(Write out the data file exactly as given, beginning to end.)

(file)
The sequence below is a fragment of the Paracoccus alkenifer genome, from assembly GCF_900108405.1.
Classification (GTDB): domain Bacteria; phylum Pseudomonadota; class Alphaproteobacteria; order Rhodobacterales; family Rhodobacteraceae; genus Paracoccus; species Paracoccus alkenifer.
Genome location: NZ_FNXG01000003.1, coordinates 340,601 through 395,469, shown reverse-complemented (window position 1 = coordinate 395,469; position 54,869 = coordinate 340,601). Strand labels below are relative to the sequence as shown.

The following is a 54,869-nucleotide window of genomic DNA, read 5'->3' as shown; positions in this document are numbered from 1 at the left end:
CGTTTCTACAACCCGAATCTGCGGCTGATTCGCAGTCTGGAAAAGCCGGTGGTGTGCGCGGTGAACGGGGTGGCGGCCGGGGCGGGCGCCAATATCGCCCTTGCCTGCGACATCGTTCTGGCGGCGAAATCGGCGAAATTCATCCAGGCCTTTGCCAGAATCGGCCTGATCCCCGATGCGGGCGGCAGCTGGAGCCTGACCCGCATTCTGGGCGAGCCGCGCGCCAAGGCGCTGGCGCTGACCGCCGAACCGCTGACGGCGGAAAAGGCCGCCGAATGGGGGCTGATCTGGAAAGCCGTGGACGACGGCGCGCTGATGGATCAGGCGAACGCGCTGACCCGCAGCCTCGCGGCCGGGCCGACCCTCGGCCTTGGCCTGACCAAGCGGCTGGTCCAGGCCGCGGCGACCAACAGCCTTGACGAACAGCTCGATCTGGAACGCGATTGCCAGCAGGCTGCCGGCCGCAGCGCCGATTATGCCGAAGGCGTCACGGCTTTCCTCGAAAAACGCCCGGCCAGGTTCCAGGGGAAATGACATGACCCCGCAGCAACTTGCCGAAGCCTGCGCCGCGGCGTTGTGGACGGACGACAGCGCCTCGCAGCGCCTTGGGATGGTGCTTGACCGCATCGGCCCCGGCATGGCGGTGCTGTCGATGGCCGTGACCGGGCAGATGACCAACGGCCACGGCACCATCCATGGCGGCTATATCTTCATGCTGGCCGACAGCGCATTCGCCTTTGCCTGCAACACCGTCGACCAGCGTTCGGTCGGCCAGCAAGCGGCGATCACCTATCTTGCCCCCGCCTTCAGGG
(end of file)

The sequence below is a fragment of the Paracoccus alkenifer genome, from assembly GCF_900108405.1.
Classification (GTDB): domain Bacteria; phylum Pseudomonadota; class Alphaproteobacteria; order Rhodobacterales; family Rhodobacteraceae; genus Paracoccus; species Paracoccus alkenifer.
Genome location: NZ_FNXG01000003.1, coordinates 340,601 through 395,469, shown reverse-complemented (window position 1 = coordinate 395,469; position 54,869 = coordinate 340,601). Strand labels below are relative to the sequence as shown.

The following is a 54,869-nucleotide window of genomic DNA, read 5'->3' as shown; positions in this document are numbered from 1 at the left end:
CGTTTCTACAACCCGAATCTGCGGCTGATTCGCAGTCTGGAAAAGCCGGTGGTGTGCGCGGTGAACGGGGTGGCGGCCGGGGCGGGCGCCAATATCGCCCTTGCCTGCGACATCGTTCTGGCGGCGAAATCGGCGAAATTCATCCAGGCCTTTGCCAGAATCGGCCTGATCCCCGATGCGGGCGGCAGCTGGAGCCTGACCCGCATTCTGGGCGAGCCGCGCGCCAAGGCGCTGGCGCTGACCGCCGAACCGCTGACGGCGGAAAAGGCCGCCGAATGGGGGCTGATCTGGAAAGCCGTGGACGACGGCGCGCTGATGGATCAGGCGAACGCGCTGACCCGCAGCCTCGCGGCCGGGCCGACCCTCGGCCTTGGCCTGACCAAGCGGCTGGTCCAGGCCGCGGCGACCAACAGCCTTGACGAACAGCTCGATCTGGAACGCGATTGCCAGCAGGCTGCCGGCCGCAGCGCCGATTATGCCGAAGGCGTCACGGCTTTCCTCGAAAAACGCCCGGCCAGGTTCCAGGGGAAATGACATGACCCCGCAGCAACTTGCCGAAGCCTGCGCCGCGGCGTTGTGGACGGACGACAGCGCCTCGCAGCGCCTTGGGATGGTGCTTGACCGCATCGGCCCCGGCATGGCGGTGCTGTCGATGGCCGTGACCGGGCAGATGACCAACGGCCACGGCACCATCCATGGCGGCTATATCTTCATGCTGGCCGACAGCGCATTCGCCTTTGCCTGCAACACCGTCGACCAGCGTTCGGTCGGCCAGCAAGCGGCGATCACCTATCTTGCCCCCGCCTTCAGGG